Thus far the technology of the 21st century is more information-based, reflecting the evolution of computers, satellite imagery, GPS, Geographical Information Systems, digital communications and cloud networks. The U.S. and other world governments have their minds on cybersecurity; how to protect the state’s economy, infrastructure, and civilians from hacking threats and database leaks. In general there has been a much larger global push towards surveillance technologies. This push is arguably connected to a need to track global terrorism — the blurred lines of guerilla combat and civilian entanglement marked by the ongoing conflict in the Middle East. The same drone technology employed throughout the Second Gulf War is now being considered for domestic surveillance and even commercial purposes (Amazon even has their own fleet of these busy worker bees).
With the world becoming increasingly aware of the perilous environmental situation Earth is now faced with, the U.S. military has begun to act on climate adaptation and mitigation strategies. The Army Corps of Engineers has done an admirable job at fighting the “war on environmental degradation” through various conservation and bio-remediation projects. Some circles view geo-engineering of Earth’s atmosphere as a feasible solution to the doomsday climate projections supported by many leading scientists.
In the struggle to adapt to climate change, the sheer technological prowess and expertise of military powers and their partners can be used to enact massive climate relief efforts (similar to how armies send food and other aid to countries in need). Lockheed Martin Aerospace has even adapted equipment installed in the C-130 transport aircraft to drop “seed bombs.” The same technology used for the precision planting of landmine fields can be used to plant up to 900,000 trees a day!
There are projections supported by global authorities such as the United Nations stating that climate change at its current course will conceivably lead to massive global unrest. Increasing sea-level rise along with growing environmental stress on food systems may cause the displacement and potential death of millions of climate refugees, collapsing economies and perpetuating social inequalities.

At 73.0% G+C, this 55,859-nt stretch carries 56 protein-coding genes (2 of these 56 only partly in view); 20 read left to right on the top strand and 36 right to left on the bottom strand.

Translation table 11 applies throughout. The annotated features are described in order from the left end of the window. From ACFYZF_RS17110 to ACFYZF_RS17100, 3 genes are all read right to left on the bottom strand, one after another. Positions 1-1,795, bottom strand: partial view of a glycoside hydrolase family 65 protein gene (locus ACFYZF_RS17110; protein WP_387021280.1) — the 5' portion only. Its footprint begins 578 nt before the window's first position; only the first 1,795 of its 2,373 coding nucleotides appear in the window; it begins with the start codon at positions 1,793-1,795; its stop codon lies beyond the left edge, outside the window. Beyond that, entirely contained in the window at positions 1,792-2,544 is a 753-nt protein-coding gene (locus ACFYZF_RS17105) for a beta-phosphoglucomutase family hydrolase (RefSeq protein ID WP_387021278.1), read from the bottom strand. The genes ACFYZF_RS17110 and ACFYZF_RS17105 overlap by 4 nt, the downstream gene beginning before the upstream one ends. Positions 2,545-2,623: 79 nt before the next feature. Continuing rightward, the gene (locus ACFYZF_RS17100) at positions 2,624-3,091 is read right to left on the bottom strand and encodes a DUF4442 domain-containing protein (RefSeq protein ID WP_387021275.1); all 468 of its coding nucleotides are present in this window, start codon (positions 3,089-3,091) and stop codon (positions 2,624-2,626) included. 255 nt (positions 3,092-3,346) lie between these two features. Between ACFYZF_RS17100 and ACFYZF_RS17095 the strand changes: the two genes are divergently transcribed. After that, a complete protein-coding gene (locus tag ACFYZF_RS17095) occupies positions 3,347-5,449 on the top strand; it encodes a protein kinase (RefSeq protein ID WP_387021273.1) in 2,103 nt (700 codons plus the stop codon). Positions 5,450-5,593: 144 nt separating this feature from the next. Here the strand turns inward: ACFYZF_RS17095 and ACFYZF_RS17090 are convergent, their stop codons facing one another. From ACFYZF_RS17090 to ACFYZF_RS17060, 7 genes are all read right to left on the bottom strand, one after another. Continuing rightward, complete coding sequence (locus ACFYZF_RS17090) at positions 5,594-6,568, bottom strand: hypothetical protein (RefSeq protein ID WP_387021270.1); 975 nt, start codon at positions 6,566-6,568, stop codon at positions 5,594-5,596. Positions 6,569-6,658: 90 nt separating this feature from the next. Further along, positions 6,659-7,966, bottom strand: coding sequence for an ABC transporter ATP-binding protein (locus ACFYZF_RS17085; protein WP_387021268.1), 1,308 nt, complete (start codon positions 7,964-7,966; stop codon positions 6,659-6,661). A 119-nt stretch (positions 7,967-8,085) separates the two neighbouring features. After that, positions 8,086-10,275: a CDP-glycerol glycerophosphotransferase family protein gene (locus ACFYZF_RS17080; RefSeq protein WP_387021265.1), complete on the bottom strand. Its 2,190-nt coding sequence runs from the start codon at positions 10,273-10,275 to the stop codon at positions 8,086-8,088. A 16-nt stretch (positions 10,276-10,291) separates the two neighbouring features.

Today it seems there is hope that humanity is stepping out of the paralyzing fog of nuclear annihilation. It’s gotten to the point, or at least now we are aware, that in order to support the rise in global population countries must begin responding to the ecological threat now facing our planet. This will require unprecedented collaboration between nations — the free sharing of information and scientific knowledge to create the renewable energy sources needed to support sustainable infrastructures; using the Internet to organize social movements and environmental restoration projects; effective land planning and resource use programs; finding innovative ways to reduce the carbon footprint of developed and developing countries.
This task will not be easy. There are very smart people who say that it’s an unwinnable war — the human race has already gone too far down the path of environmental ignorance, and the impact of climate change is irreversible at this point. The data on this point is different depending on the source and climate knowledge is growing nearly every day. However, history takes into account the resiliency of humanity — our ability to adapt to catastrophe and overcome staggering odds.
Imagine militaries of the future as warrior stewards of our global environment; protectors of social good; a technological, human power capable of building a safer and more just world for all people.